Real Gone Music Announces New Releases, Includes Dick's Picks 22
From underground rock legends to modern jazz to smooth country pop to reggae, Real Gone Music's July 2 release slate rounds all the musical bases. Often cited as the first band to be influenced by the Velvet Underground, and the subject of countless internet posts and 'zine articles, legendary New York outfit Hackamore Brick enjoys the first-ever reissue of its classic 1970 album One Kiss Leads to Another on LP and CD. Made with an all-star cast of West Coast rockers, Association singer-songwriter Russ Giguere's 1971 solo album Hexagram 16 also sees its first-ever reissue. Real Gone's retrospective of The Browns offers the definitive hits anthology of this country-pop crossover vocal group. And the label continues its partnership with Chicago retailer Dusty Groove with three jazz releases from bassist Ahmed Abdul-Malik, saxophonist George Braith and the organ-sax duo of Stan Hunter and Sonny Fortune.
Real Gone also continues its trip through the Grateful Dead's vaults with its release of Dick's Picks 22, which captures the Dead in 1968, performing all the songs from their wildly experimental album, Anthem of the Sun. And Real Gone takes its "deadication" to the band one step further with Fire on the Mountain: Reggae Celebrates the Grateful Dead Vols. 1 & 2, a 2-CD reissue of two rare mid-'90s compilations that featured such reggae greats as Frederick "Toots" Hibbert, Culture, Gregory Isaacs, Dennis Brown, Mighty Diamonds, Judy Mowatt and others covering Dead tunes.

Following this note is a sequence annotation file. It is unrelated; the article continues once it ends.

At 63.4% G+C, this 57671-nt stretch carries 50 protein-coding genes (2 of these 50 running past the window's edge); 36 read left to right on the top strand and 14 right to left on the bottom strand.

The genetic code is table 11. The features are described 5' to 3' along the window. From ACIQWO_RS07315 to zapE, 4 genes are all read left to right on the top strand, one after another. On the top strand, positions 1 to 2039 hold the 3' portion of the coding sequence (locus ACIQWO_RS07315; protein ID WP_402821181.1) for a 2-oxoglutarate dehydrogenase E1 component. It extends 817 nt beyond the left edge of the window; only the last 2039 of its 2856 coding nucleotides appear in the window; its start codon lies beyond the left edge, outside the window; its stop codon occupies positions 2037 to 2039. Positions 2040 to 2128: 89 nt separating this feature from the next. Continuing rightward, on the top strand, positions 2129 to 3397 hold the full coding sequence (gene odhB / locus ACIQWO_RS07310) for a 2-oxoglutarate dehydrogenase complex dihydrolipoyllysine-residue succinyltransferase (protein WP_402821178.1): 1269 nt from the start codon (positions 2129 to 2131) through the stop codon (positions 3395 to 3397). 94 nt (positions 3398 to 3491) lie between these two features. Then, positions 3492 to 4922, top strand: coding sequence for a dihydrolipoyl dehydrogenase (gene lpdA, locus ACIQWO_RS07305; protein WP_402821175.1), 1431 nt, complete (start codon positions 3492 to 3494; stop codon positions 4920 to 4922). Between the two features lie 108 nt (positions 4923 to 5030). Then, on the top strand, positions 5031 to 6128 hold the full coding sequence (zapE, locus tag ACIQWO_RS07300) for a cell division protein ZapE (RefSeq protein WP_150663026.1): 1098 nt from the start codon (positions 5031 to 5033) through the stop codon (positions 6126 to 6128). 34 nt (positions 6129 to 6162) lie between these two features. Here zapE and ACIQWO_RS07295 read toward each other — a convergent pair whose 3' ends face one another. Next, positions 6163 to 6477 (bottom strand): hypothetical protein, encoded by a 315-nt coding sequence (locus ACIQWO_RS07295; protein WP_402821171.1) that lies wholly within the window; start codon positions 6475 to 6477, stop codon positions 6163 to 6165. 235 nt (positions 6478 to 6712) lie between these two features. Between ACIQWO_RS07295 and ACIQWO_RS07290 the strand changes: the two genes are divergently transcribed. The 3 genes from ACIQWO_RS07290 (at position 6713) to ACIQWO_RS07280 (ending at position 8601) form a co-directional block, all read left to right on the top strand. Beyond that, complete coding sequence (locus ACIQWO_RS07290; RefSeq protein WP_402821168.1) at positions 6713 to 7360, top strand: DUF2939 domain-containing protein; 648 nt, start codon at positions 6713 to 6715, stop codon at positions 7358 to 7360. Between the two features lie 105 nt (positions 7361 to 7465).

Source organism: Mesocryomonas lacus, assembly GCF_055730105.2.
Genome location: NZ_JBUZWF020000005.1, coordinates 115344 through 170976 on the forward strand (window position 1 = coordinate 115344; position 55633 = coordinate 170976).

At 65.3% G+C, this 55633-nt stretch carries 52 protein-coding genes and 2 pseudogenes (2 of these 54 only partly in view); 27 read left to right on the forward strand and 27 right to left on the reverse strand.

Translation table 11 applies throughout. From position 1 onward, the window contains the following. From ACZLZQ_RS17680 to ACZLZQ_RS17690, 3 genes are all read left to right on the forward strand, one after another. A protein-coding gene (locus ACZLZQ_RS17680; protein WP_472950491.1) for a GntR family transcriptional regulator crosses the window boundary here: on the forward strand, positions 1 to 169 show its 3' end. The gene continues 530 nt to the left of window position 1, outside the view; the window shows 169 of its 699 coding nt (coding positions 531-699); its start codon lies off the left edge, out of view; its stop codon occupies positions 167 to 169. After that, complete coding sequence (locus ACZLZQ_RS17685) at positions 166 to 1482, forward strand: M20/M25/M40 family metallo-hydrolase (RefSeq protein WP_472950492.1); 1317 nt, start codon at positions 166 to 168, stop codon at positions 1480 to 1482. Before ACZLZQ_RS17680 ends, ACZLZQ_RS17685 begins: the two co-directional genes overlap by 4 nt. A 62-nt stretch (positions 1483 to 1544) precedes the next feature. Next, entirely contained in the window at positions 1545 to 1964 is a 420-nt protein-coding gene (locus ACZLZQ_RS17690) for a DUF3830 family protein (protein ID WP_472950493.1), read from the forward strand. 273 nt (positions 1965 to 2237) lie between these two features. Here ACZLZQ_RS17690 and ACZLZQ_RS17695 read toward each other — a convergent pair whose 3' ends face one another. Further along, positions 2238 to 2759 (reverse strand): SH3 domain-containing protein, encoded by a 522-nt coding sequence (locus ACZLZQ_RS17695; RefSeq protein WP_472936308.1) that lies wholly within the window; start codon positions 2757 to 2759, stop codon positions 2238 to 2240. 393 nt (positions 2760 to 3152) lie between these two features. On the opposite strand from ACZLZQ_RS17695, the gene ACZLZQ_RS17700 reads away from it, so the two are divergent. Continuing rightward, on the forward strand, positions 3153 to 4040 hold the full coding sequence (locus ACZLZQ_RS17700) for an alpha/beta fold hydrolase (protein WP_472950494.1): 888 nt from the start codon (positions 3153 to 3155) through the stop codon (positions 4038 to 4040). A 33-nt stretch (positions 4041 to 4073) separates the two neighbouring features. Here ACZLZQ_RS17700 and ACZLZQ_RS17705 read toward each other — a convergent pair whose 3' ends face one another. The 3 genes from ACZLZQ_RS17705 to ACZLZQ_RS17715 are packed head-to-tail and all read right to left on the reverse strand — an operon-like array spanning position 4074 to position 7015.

What makes a record a true cult classic? First, it must be released to a modicum of critical acclaim but zero commercial success. Second, in almost all cases the artists behind the release have to disappear immediately into obscurity. And third, over the course of decades, a dedicated core of record collectors, critics and true believers must spread the word about the album in question. Well, by those standards, New York band Hackamore Brick's 1970 LP "One Kiss Leads to Another" is the cult classic to end all cult classics (the only recent contenders might be Rodriguez's albums Cold Fact and Coming from Reality). Released on the bubblegum-centric Kama Sutra label to positive reactions from critics ranging from Richard Meltzer to Lenny Kaye, One Kiss sounded very different from anything else on the 1970 music scene; often cited as the first post-Velvet Underground album, it does indeed provoke comparison's to VU's third, self-titled record and Loaded as well as other descendants like the Modern Lovers and Television. But the country-ish harmonies of vocalists Tommy Moonlight and Chick Newman lend the record a sound not unlike any number of current alternative "beard rock" bands plying their wares, and the discursive lyrics recall the Kinks. In short, "One Kiss Leads to Another" passes the fourth and hardest test of cult classic-dom, which is to remain relevant into the present, even though Moonlight and Newman didn't record another note together as Hackamore Brick until 2009. Real Gone Music is proud to present this remarkable record on both vinyl and CD, with a bonus track, the single side "Searchin'," appearing on both formats, and two additional bonus tracks, the mono single versions of "Radio" and "I Watched You Rhumba," on the CD. Liner notes by Tony Rettman featuring quotes from Tommy Moonlight and pictures from the Hackamore Brick archive round out both the vinyl and CD releases. Remastered by Vic Anesini at Battery Studios in NYC - highly anticipated and worth the wait.